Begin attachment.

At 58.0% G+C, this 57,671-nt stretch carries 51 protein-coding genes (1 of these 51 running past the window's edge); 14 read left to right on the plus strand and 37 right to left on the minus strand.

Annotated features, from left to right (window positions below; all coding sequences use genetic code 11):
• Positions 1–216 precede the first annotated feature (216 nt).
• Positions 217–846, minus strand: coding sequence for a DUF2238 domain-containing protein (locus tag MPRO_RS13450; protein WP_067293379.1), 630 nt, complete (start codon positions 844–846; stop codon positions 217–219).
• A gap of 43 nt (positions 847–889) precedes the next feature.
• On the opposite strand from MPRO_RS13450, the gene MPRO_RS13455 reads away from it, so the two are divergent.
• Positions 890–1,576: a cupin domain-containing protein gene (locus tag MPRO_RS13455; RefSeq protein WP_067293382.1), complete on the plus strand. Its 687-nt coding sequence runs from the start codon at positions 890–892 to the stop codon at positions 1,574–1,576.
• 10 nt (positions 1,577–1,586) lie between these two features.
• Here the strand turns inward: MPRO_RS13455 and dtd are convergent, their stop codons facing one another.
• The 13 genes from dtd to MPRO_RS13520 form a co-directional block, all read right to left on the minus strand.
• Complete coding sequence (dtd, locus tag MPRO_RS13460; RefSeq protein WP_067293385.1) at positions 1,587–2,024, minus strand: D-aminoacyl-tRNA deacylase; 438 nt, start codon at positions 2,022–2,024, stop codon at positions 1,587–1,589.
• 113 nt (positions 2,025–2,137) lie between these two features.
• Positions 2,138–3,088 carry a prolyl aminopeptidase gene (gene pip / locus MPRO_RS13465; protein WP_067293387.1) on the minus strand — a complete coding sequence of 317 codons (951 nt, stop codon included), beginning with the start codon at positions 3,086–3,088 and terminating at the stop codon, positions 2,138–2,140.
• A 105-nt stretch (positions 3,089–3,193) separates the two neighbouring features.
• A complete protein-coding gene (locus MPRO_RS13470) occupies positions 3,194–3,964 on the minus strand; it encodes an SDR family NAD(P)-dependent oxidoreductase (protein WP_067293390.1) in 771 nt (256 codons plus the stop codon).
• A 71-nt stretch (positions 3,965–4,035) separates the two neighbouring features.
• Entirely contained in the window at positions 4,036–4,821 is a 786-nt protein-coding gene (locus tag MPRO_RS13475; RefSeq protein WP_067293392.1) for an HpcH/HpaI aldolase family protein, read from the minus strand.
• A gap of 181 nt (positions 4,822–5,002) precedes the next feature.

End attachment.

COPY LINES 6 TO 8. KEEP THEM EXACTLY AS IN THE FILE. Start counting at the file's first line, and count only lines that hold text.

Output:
• On the opposite strand from MPRO_RS13450, the gene MPRO_RS13455 reads away from it, so the two are divergent.
• Positions 890–1,576: a cupin domain-containing protein gene (locus tag MPRO_RS13455; RefSeq protein WP_067293382.1), complete on the plus strand. Its 687-nt coding sequence runs from the start codon at positions 890–892 to the stop codon at positions 1,574–1,576.
• 10 nt (positions 1,577–1,586) lie between these two features.